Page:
The broad shoulders are the first things you notice. As the hulking frame of Osman Sow lurches forward for a handshake, you begin to feel sympathy for defenders trying to stop him.
Those shoulders will carry Hearts’ goalscoring burden during this season’s promotion push, a challenge which convinced Sow to try kickstarting his career in Edinburgh. He is here, all 6ft 4in of him, eager to get started.
Swedish football, Moldovan football, English football and even Europa League football are all on his CV. Sow is 24 and eager to play regularly at the top level, so the Hearts hierachy of Craig Levein and Robbie Neilson had a bit of talking to do to convince him to join Scotland’s second tier. The attraction was games like this Sunday’s Championship opener with Rangers at Ibrox, plus the chance to become a first-choice after spending much of last season inactive at Crystal Palace.
Sow comes across as a bit of a gentle giant. He is quietly spoken, very polite and unassuming, but defenders who have faced him will testify to his on-field ruthlessness. In four appearances for Hearts this summer, he has scored four goals – East Fife, Manchester City, Annan Athletic and St Johnstone the victims. There is more to come, for the player himself acknowledges he is less than 100 per cent fit. He still has a vital role to play, nonetheless.
In his first newspaper interview since signing a two-year contract at Tynecastle, Sow outlined his plans. “This is an opportunity for me. Things at Crystal Palace did not work out so I just want to enjoy my football, score some goals and win games. It’s very important for me to play every week. Time is ticking fast and I’m getting older, so I need to play,” he explained.
“I need a little bit of time but every day is a step in the right direction. I’m not 100 per cent but I’m getting there. It won’t take me too long, it will come. Hopefully there is more to come and that’s what I’m aiming for. It’s always good to have backing from the fans so I’m happy with that. I hope I can do well for them.”
Indications are he will be regular goalscorer this season. It is rare for players of genuine pedigree to appear in Scotland’s second division but Hearts may have unearthed a gem in their new Swede.
Born in Stockholm, Sow began his career with lower league clubs FOC Farsta and Vasby United in his homeland before joining the Moldovan side Dacia Chisinau two years ago. There, he sampled the Europa League qualifiers and scored against Slovenians Celje to help Dacia progress from the first round. Ironically for him, they were eliminated by Swedish club Elfsborg at the next stage.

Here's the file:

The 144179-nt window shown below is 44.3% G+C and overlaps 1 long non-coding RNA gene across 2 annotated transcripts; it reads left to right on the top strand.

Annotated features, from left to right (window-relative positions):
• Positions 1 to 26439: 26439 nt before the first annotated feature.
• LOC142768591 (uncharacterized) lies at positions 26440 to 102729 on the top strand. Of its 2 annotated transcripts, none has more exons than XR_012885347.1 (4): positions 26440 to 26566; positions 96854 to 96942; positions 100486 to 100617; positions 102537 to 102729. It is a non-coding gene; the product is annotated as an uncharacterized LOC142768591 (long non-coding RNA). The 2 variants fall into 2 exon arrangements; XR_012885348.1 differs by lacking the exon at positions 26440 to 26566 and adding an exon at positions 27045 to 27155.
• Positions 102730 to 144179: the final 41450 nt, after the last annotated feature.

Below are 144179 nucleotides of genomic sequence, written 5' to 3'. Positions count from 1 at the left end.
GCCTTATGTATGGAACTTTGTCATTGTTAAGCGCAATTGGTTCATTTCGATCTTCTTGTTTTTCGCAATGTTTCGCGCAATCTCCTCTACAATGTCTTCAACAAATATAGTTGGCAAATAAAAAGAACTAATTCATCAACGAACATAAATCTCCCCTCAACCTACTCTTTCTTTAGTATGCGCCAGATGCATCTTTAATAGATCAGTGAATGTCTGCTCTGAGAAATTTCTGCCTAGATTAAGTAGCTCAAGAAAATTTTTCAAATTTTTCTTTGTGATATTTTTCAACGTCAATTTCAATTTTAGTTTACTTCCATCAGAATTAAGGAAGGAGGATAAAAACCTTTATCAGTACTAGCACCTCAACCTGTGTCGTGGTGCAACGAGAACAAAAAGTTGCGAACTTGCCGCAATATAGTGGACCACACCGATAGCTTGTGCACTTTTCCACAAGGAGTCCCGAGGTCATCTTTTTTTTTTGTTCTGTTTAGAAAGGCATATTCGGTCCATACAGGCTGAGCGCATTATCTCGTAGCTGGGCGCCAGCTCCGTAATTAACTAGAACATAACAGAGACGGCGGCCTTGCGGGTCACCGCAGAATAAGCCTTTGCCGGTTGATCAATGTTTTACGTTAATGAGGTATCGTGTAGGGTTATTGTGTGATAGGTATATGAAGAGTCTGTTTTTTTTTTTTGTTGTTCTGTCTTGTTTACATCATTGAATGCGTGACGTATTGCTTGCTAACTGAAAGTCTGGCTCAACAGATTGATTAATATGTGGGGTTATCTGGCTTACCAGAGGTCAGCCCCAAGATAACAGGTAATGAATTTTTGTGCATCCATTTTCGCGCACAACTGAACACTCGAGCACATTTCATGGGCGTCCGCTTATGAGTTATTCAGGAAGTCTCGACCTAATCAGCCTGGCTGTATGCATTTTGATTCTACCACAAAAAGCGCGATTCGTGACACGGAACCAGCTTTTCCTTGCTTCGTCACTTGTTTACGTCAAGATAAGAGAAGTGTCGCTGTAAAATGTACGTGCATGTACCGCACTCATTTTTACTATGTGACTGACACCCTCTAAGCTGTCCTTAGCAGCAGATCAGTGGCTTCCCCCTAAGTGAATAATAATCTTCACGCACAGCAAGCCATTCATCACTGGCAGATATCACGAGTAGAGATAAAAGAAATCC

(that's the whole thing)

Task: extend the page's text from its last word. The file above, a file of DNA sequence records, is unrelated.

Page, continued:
Then came a frustrating year in London. Sow joined Crystal Palace too late to be included in manager Ian Holloway’s 25-man Premier League squad last summer and was thus restricted to development league outings. It was a move which turned sour, heightening his desire to make a big impression this season. “I spoke to Neil Alexander because he was at Crystal Palace with me. He called me as well as Craig and Robbie. I trusted him because he knows the Scottish game,” he said.
“Craig and Robbie talked me into it. It just felt right. They told me about the club, their plans and their ambition so I just went for it. I knew Hearts, Celtic, Rangers and Hibs. That was all I knew about Scotland.
“I want to achieve promotion, that’s the main target. I want to play in the top league next year because I have played in top leagues in other countries. I think we have a good team and we have a great chance. We just need to work hard now.
“We did our job well on Sunday [against St Johnstone]. We tried to play football and we got a result, winning 4-0. Things are going in the right direction and I’m just looking forward to this weekend when the season really starts. I’m just focusing on that.
“I was attracted by the big games. You like the big matches, that’s what you live for. I played in big games like the Europa League when I was in Moldova and I played in the Swedish league, but I don’t think it will compare to Sunday. I think it will be the biggest game for me so far.
“The stadium holds 50,000 people and that atmosphere just makes you run for longer. These are the games I want to be involved in.”
His imposing physical stature makes Sow ideally suited to the kick-and-rush football which can be all too commonplace in Scotland. Except Neilson abhors such an approach and is adamant his Hearts side should be recognised as a passing team who play football on the ground. That attitude suits Sow, who has already shown a technical side to his game and is more than just a giant lump of a centre-forward.
“The football is a little bit different but I like that. Hearts are trying to play football and I like that,” he continuned. “It’s a little bit more physical and people come straight through but it’s good for strikers. The pace is okay. It’s quick going forward and quick going back.
“Robbie told me helpful stuff about what I need to do and what I don’t need to do. All the strikers here know football and they understand how to play.”
Sow should begin to feel more settled in Edinburgh tomorrow when he moves into his own home after being holed up in a hotel for the last three weeks. “I have my girlfriend with me and that’s about it. We’re still in the hotel but tomorrow I’m moving in to a new place. Everyone has been nice and helpful so far.”
He may need to duck to get through the new doorway but he certainly won’t need any help shifting furniture around. Osman Sow’s giant frame can be put to many uses. For Hearts, it will be best seen bearing down on goal.